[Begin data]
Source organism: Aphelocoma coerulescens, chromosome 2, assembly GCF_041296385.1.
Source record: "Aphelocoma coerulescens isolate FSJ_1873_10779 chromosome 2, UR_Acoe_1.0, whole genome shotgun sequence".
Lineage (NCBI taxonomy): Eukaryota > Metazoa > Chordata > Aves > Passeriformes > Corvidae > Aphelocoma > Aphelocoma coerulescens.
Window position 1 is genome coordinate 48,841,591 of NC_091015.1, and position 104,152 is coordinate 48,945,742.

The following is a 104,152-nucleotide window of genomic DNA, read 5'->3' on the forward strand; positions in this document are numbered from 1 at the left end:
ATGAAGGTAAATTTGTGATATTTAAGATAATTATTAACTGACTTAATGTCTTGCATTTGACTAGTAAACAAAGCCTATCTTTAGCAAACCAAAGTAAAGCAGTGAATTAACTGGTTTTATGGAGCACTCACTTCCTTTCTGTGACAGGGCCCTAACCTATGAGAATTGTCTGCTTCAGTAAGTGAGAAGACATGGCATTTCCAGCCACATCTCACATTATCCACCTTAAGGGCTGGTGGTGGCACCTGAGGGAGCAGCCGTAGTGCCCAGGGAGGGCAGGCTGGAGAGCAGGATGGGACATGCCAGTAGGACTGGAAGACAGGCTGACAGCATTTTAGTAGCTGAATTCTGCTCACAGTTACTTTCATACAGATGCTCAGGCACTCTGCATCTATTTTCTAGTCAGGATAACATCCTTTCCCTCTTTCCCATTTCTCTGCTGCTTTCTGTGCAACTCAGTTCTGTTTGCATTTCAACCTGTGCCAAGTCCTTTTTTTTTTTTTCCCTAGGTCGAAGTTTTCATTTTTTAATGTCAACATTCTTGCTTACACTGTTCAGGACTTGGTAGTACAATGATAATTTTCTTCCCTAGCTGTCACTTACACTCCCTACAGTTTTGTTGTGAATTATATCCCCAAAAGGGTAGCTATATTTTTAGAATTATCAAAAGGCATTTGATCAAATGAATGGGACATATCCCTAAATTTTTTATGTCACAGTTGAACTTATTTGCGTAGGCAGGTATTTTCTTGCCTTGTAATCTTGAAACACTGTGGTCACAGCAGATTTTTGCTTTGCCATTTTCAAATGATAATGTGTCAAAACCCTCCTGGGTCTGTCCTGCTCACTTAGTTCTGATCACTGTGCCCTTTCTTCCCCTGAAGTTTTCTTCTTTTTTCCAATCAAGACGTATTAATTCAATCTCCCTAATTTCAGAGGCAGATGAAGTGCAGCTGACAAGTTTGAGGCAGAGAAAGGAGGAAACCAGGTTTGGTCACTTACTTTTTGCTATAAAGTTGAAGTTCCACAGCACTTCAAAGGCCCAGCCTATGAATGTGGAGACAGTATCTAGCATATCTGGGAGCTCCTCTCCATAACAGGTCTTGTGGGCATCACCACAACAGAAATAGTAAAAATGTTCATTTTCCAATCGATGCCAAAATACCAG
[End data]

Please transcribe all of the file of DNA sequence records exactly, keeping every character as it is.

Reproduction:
Source organism: Aphelocoma coerulescens, chromosome 2, assembly GCF_041296385.1.
Source record: "Aphelocoma coerulescens isolate FSJ_1873_10779 chromosome 2, UR_Acoe_1.0, whole genome shotgun sequence".
Lineage (NCBI taxonomy): Eukaryota > Metazoa > Chordata > Aves > Passeriformes > Corvidae > Aphelocoma > Aphelocoma coerulescens.
Window position 1 is genome coordinate 48,841,591 of NC_091015.1, and position 104,152 is coordinate 48,945,742.

The following is a 104,152-nucleotide window of genomic DNA, read 5'->3' on the forward strand; positions in this document are numbered from 1 at the left end:
ATGAAGGTAAATTTGTGATATTTAAGATAATTATTAACTGACTTAATGTCTTGCATTTGACTAGTAAACAAAGCCTATCTTTAGCAAACCAAAGTAAAGCAGTGAATTAACTGGTTTTATGGAGCACTCACTTCCTTTCTGTGACAGGGCCCTAACCTATGAGAATTGTCTGCTTCAGTAAGTGAGAAGACATGGCATTTCCAGCCACATCTCACATTATCCACCTTAAGGGCTGGTGGTGGCACCTGAGGGAGCAGCCGTAGTGCCCAGGGAGGGCAGGCTGGAGAGCAGGATGGGACATGCCAGTAGGACTGGAAGACAGGCTGACAGCATTTTAGTAGCTGAATTCTGCTCACAGTTACTTTCATACAGATGCTCAGGCACTCTGCATCTATTTTCTAGTCAGGATAACATCCTTTCCCTCTTTCCCATTTCTCTGCTGCTTTCTGTGCAACTCAGTTCTGTTTGCATTTCAACCTGTGCCAAGTCCTTTTTTTTTTTTTCCCTAGGTCGAAGTTTTCATTTTTTAATGTCAACATTCTTGCTTACACTGTTCAGGACTTGGTAGTACAATGATAATTTTCTTCCCTAGCTGTCACTTACACTCCCTACAGTTTTGTTGTGAATTATATCCCCAAAAGGGTAGCTATATTTTTAGAATTATCAAAAGGCATTTGATCAAATGAATGGGACATATCCCTAAATTTTTTATGTCACAGTTGAACTTATTTGCGTAGGCAGGTATTTTCTTGCCTTGTAATCTTGAAACACTGTGGTCACAGCAGATTTTTGCTTTGCCATTTTCAAATGATAATGTGTCAAAACCCTCCTGGGTCTGTCCTGCTCACTTAGTTCTGATCACTGTGCCCTTTCTTCCCCTGAAGTTTTCTTCTTTTTTCCAATCAAGACGTATTAATTCAATCTCCCTAATTTCAGAGGCAGATGAAGTGCAGCTGACAAGTTTGAGGCAGAGAAAGGAGGAAACCAGGTTTGGTCACTTACTTTTTGCTATAAAGTTGAAGTTCCACAGCACTTCAAAGGCCCAGCCTATGAATGTGGAGACAGTATCTAGCATATCTGGGAGCTCCTCTCCATAACAGGTCTTGTGGGCATCACCACAACAGAAATAGTAAAAATGTTCATTTTCCAATCGATGCCAAAATACCAG